You may remember the unveiling of our new brochure Experience, set out as a calendar with each month represented by an area that comes recommended at that time of year. Well, the month is November and Mozambique’s white-sanded coast and little known coral reefs are ripe for harvest.
When one thinks of coral reefs, they’re often of Australia’s great barrier reef, the Philippines or those near the Amazon estuary. What with climate change and bleaching of the world’s oceans, these reefs, which once looked like a scene from a psychedelic interplanetary sci-fi movie, are becoming more uniformly coloured each year.
Bleaching events occur when the corals, which strangely are in fact animals (falling into the same phylum as jellyfish in their taxonomic classification), become stressed by changes in light, temperature or nutrients and expel an algae that lives within their tissue, causing them to go completely white.
The scientific journal, Nature, published a research article in February that called the great barrier reef ‘the world’s largest dying structure’ after a major bleaching event in 2016. Other reefs around the globe are increasingly undergoing similar events and divers are found scrabbling for ever exotic diving sites that still retain what makes them spectacular.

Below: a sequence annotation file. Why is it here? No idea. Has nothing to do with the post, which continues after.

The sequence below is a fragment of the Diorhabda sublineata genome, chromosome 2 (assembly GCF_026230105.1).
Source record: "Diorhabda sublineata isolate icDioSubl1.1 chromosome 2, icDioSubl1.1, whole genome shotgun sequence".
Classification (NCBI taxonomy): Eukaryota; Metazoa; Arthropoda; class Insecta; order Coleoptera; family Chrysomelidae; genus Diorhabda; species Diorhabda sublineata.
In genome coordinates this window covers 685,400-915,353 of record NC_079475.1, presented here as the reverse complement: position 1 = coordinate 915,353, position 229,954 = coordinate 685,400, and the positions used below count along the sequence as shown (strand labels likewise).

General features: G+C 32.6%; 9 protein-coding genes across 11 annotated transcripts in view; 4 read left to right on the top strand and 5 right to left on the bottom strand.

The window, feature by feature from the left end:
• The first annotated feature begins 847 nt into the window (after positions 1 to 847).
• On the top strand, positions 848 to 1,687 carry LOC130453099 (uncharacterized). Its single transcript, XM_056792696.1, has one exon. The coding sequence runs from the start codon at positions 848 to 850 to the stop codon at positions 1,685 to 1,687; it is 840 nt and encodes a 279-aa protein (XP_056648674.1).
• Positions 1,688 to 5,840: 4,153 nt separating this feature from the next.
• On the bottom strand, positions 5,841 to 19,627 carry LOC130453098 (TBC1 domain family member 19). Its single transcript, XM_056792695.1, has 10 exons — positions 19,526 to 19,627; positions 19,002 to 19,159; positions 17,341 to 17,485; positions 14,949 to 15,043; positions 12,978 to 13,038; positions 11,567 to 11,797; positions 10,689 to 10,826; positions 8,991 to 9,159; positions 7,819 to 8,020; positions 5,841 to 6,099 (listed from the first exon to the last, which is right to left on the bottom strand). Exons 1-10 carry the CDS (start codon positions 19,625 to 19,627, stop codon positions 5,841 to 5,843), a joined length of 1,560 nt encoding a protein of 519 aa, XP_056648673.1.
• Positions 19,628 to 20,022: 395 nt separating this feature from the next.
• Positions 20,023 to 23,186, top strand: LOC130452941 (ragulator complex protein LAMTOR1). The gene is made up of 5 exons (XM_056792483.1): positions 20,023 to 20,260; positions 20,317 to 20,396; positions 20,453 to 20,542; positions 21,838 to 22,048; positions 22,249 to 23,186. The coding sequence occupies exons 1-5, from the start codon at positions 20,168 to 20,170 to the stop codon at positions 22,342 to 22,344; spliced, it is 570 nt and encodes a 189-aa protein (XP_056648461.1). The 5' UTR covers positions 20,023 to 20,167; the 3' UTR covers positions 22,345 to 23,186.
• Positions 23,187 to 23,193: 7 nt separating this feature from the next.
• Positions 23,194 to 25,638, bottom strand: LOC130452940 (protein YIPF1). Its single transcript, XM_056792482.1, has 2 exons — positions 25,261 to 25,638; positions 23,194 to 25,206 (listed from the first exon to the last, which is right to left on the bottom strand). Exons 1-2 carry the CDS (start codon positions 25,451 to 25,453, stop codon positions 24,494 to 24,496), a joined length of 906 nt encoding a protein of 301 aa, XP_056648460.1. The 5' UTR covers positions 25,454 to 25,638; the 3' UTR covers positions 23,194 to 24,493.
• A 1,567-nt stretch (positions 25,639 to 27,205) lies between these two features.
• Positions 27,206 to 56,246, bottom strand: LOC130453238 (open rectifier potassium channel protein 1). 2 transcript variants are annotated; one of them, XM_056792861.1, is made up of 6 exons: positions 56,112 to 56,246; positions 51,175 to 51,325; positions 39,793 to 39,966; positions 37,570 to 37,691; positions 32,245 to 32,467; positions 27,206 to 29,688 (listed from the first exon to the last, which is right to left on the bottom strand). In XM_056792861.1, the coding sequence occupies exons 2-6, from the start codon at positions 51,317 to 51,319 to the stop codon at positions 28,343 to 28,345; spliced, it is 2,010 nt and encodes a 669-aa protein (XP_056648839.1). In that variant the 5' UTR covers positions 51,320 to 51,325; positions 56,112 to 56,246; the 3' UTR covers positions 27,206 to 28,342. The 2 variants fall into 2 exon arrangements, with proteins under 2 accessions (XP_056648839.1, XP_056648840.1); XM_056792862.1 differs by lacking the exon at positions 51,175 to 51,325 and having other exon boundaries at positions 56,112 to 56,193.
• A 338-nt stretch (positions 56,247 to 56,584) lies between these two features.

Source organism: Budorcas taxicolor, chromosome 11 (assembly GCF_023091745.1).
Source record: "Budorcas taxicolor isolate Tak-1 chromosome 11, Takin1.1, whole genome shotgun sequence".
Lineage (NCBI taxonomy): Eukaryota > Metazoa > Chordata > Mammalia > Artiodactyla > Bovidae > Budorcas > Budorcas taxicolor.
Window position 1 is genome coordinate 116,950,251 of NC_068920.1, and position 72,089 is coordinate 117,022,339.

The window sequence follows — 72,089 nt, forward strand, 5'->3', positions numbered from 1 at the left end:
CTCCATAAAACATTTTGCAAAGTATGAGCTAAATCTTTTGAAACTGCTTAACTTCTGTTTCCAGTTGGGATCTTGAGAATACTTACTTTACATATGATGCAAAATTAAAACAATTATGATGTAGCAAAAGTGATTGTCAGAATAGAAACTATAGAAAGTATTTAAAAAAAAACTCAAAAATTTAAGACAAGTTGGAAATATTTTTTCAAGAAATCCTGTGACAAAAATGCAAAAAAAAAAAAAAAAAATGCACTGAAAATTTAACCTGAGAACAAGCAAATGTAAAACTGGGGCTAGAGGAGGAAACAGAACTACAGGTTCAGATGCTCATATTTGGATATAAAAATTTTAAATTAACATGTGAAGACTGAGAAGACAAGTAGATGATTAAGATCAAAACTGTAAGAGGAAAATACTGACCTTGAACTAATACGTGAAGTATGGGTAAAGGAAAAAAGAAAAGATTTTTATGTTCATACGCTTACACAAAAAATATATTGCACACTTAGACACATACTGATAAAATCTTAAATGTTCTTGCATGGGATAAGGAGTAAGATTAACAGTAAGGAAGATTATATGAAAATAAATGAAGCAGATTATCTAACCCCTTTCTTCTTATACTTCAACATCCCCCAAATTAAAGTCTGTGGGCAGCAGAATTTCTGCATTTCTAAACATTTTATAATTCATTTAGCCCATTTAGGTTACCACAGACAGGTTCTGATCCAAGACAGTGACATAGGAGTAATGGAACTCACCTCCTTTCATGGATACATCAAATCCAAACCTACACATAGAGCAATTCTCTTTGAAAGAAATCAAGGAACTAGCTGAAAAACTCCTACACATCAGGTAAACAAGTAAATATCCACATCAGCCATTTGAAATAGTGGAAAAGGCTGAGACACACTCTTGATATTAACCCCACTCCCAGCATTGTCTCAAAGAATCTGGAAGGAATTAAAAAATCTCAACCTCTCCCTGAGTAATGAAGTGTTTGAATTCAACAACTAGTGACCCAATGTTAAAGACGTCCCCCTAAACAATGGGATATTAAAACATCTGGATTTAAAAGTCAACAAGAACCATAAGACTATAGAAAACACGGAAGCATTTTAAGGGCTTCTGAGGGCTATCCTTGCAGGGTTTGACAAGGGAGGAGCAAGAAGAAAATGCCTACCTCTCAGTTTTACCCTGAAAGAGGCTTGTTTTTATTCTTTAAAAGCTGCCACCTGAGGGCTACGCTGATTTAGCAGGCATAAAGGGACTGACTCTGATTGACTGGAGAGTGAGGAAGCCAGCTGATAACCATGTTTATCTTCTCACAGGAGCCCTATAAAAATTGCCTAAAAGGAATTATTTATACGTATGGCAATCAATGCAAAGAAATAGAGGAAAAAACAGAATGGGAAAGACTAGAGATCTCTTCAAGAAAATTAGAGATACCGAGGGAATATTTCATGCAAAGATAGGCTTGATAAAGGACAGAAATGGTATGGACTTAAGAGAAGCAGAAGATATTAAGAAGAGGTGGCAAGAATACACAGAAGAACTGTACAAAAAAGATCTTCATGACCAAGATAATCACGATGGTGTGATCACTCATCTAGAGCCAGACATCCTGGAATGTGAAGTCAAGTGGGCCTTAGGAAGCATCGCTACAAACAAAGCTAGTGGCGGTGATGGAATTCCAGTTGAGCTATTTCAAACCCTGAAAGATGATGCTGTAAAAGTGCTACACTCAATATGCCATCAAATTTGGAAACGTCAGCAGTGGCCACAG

However, whilst the African Coral Reef, which stretches from Djibouti’s Red Sea down to Madagascar, isn’t completely untouched by this, and has also had its share of bleaching, there remain certain pockets that are a ‘heaven under the sea’.
Nanantha Bay in Mozambique, which is a ‘no-take zone’ to fisherman, is one such place with not only an intact coral reef, but a nursing site for humpback whales as part of their migration to warmer waters. Nuarro Lodge, which is the only lodge in Mozambique to offer rebreather courses and night diving, lies on the edge of some of these spectacular walls.
If you’re interested in a diving holiday to East Africa’s coral reefs, I highly recommend giving us a call to talk through ins and outs. There is no better time or place than November in Mozambique’s many-island archipelagos. As you can see, time is very much of the essence.